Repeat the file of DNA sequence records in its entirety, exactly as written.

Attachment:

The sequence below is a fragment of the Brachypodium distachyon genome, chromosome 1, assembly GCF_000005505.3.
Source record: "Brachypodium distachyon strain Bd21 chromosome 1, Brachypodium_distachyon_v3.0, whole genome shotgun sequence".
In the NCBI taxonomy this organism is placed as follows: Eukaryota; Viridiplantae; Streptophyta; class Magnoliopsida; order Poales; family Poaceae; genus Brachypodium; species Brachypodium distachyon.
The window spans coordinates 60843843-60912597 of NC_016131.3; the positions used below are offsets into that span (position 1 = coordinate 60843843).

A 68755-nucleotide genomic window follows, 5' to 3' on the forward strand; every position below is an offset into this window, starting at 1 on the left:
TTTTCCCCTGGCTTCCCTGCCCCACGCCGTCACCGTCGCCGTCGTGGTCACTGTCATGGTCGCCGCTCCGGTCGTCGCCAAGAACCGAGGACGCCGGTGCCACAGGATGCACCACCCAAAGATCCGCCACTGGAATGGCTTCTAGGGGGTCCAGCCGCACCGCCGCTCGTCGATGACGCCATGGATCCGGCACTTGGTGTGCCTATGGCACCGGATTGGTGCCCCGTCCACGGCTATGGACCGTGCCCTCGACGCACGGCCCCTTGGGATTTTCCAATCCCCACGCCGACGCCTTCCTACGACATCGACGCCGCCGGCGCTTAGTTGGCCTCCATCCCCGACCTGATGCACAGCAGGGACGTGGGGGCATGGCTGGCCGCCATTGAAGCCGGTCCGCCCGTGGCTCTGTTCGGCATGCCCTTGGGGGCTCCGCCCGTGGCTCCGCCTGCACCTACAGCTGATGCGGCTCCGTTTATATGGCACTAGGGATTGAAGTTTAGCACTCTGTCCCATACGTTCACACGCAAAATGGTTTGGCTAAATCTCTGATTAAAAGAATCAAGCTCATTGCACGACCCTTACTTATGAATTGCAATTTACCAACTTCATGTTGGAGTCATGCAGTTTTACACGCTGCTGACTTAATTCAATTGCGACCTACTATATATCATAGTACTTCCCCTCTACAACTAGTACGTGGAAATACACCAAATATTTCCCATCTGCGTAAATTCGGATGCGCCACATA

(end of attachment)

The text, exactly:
The sequence below is a fragment of the Brachypodium distachyon genome, chromosome 1, assembly GCF_000005505.3.
Source record: "Brachypodium distachyon strain Bd21 chromosome 1, Brachypodium_distachyon_v3.0, whole genome shotgun sequence".
In the NCBI taxonomy this organism is placed as follows: Eukaryota; Viridiplantae; Streptophyta; class Magnoliopsida; order Poales; family Poaceae; genus Brachypodium; species Brachypodium distachyon.
The window spans coordinates 60843843-60912597 of NC_016131.3; the positions used below are offsets into that span (position 1 = coordinate 60843843).

A 68755-nucleotide genomic window follows, 5' to 3' on the forward strand; every position below is an offset into this window, starting at 1 on the left:
TTTTCCCCTGGCTTCCCTGCCCCACGCCGTCACCGTCGCCGTCGTGGTCACTGTCATGGTCGCCGCTCCGGTCGTCGCCAAGAACCGAGGACGCCGGTGCCACAGGATGCACCACCCAAAGATCCGCCACTGGAATGGCTTCTAGGGGGTCCAGCCGCACCGCCGCTCGTCGATGACGCCATGGATCCGGCACTTGGTGTGCCTATGGCACCGGATTGGTGCCCCGTCCACGGCTATGGACCGTGCCCTCGACGCACGGCCCCTTGGGATTTTCCAATCCCCACGCCGACGCCTTCCTACGACATCGACGCCGCCGGCGCTTAGTTGGCCTCCATCCCCGACCTGATGCACAGCAGGGACGTGGGGGCATGGCTGGCCGCCATTGAAGCCGGTCCGCCCGTGGCTCTGTTCGGCATGCCCTTGGGGGCTCCGCCCGTGGCTCCGCCTGCACCTACAGCTGATGCGGCTCCGTTTATATGGCACTAGGGATTGAAGTTTAGCACTCTGTCCCATACGTTCACACGCAAAATGGTTTGGCTAAATCTCTGATTAAAAGAATCAAGCTCATTGCACGACCCTTACTTATGAATTGCAATTTACCAACTTCATGTTGGAGTCATGCAGTTTTACACGCTGCTGACTTAATTCAATTGCGACCTACTATATATCATAGTACTTCCCCTCTACAACTAGTACGTGGAAATACACCAAATATTTCCCATCTGCGTAAATTCGGATGCGCCACATA